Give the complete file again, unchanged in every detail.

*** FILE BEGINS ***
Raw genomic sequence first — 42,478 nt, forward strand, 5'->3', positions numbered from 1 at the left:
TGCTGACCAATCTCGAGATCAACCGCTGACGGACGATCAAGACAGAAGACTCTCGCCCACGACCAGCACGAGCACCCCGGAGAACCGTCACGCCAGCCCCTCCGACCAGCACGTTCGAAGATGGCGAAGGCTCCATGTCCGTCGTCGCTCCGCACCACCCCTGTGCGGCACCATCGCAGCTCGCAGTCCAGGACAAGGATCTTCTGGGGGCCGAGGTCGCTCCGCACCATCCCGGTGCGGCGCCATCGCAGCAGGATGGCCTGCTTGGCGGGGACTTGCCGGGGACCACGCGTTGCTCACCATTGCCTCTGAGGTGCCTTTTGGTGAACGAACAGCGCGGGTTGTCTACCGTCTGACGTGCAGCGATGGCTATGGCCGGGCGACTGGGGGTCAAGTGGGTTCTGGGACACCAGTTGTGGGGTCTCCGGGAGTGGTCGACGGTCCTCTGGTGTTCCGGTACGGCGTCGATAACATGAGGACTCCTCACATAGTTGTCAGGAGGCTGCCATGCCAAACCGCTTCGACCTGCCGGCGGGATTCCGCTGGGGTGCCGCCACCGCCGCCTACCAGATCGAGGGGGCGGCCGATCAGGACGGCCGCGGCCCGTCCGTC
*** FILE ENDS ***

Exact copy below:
Raw genomic sequence first — 42,478 nt, forward strand, 5'->3', positions numbered from 1 at the left:
TGCTGACCAATCTCGAGATCAACCGCTGACGGACGATCAAGACAGAAGACTCTCGCCCACGACCAGCACGAGCACCCCGGAGAACCGTCACGCCAGCCCCTCCGACCAGCACGTTCGAAGATGGCGAAGGCTCCATGTCCGTCGTCGCTCCGCACCACCCCTGTGCGGCACCATCGCAGCTCGCAGTCCAGGACAAGGATCTTCTGGGGGCCGAGGTCGCTCCGCACCATCCCGGTGCGGCGCCATCGCAGCAGGATGGCCTGCTTGGCGGGGACTTGCCGGGGACCACGCGTTGCTCACCATTGCCTCTGAGGTGCCTTTTGGTGAACGAACAGCGCGGGTTGTCTACCGTCTGACGTGCAGCGATGGCTATGGCCGGGCGACTGGGGGTCAAGTGGGTTCTGGGACACCAGTTGTGGGGTCTCCGGGAGTGGTCGACGGTCCTCTGGTGTTCCGGTACGGCGTCGATAACATGAGGACTCCTCACATAGTTGTCAGGAGGCTGCCATGCCAAACCGCTTCGACCTGCCGGCGGGATTCCGCTGGGGTGCCGCCACCGCCGCCTACCAGATCGAGGGGGCGGCCGATCAGGACGGCCGCGGCCCGTCCGTC